Old pictures of guys on rocks, not much else to say besides that but it’s a good “+” to hit, follow here.
Category Archives: outside
Cabin Time is a four day artist residency and wilderness retreat whose first session took place recently in the Porcupine Mountains Wilderness State Park in Michigan’s Upper Peninsula.The whole thing was organized by Geoffrey Holstad whose name you might recognize as the man behind So Sweaty and a contributor to Cold Splinters. Photographs by Colin McCarthy, see more here.
There is backpacker food, and then there is food made while backpacking. Photographs by Yusuke Kurosawa found on his blog Ridge which is a nice place to see where he’s been and the gear he’s using as well as read some jumbled translations if your browser is capable to do so.
Suggested reading: American Food
I don’t exactly recall I how found this magazine, but I like it. After a little digging (a post on Ridge) I found out that it’s aimed at a female audience, that much is unclear from these spreads though. From what I can tell it seems a little less fashion driven than other Japanese outdoor magazines like Go Out but not by much. The major difference between Hütte, German for cabin, and Go Out seems to be that Hütte is less mountain street style and more mountain style on the mountain. Either way, the photography is very nice- that’s Kasane Nogawa on the cover issue 3 pictured at the top. Perhaps the writing is good too, but I can’t read Japanese. See some more sample spreads here.
Suggested reading: Kasane Nogawa
The first time I saw someone wearing a rain cape I thought, “wow, that guy looks totally strange, why wouldn’t he just wear a rain jacket like a normal person?” after which I inspected my wet pant thighs and thought a little more about how such a garment could be pretty useful- regardless of how funny one might look wearing it. From a cyclist stand point, there is much to be gained from wearing a rain cape versus a regular rain jacket which the drawing above illustrates pretty well: a dry protected “cockpit” depending on the size and shape, total seat area protection, and some protection for the upper thighs. Some capes even have room to wear a backpack underneath.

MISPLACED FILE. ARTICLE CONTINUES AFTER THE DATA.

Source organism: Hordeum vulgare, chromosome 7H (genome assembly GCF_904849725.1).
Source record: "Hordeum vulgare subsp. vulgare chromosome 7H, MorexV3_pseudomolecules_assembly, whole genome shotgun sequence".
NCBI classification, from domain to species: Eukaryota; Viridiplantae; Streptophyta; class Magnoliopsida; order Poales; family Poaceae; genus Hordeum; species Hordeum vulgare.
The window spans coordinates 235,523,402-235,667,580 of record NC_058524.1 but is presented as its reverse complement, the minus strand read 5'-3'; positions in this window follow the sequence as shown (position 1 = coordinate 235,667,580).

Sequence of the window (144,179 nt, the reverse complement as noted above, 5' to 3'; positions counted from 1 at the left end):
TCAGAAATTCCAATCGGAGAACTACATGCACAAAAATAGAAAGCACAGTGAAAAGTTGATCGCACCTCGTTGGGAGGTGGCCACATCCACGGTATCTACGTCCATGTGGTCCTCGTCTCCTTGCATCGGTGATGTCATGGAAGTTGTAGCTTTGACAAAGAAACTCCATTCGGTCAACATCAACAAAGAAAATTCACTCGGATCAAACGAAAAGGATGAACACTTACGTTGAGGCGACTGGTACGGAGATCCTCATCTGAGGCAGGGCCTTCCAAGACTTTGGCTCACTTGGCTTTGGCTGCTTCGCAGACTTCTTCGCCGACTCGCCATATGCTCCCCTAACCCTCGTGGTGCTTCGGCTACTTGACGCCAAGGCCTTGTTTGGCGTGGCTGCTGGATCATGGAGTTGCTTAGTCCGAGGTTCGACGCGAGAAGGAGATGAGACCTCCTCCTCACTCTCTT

Swedish photographer Henrik Bonnevier spent 100 days in the remote Lapland region of Sweden spending his time hiking, fishing, and of course taking pictures. See more of his lush pictures and read more about the project at his site Orörda Vatten.
Suggested reading: Interview with Henrik Bonnevier (in Swedish, Google Chrome suggested)
“The thing that distinguished, it’s a stretch to use that word, The Stonemasters is that one you had to climb valhalla which is by far one of the hardest routes in the country, two you had to be a young arrogant punk, and three you had to have the capacity to smoke enormous amounts- prodigious amounts- of really really bad marijuana and we all had those talents so that was sort of the glue that held the whole thing together.”
-John Long from Vertical Frontier
The Stonemasters were a group of climbers in the 70′s notable for their style and attitude, it’s also worth mentioning that a few of their members made the first one day ascent up the nose of El Capitan. Dan Fidelman was both a Stonemaster and talented photographer whose pictures have been published into this book which also includes some more stories by fellow Stonemaster John Long.
also see: Glen Denny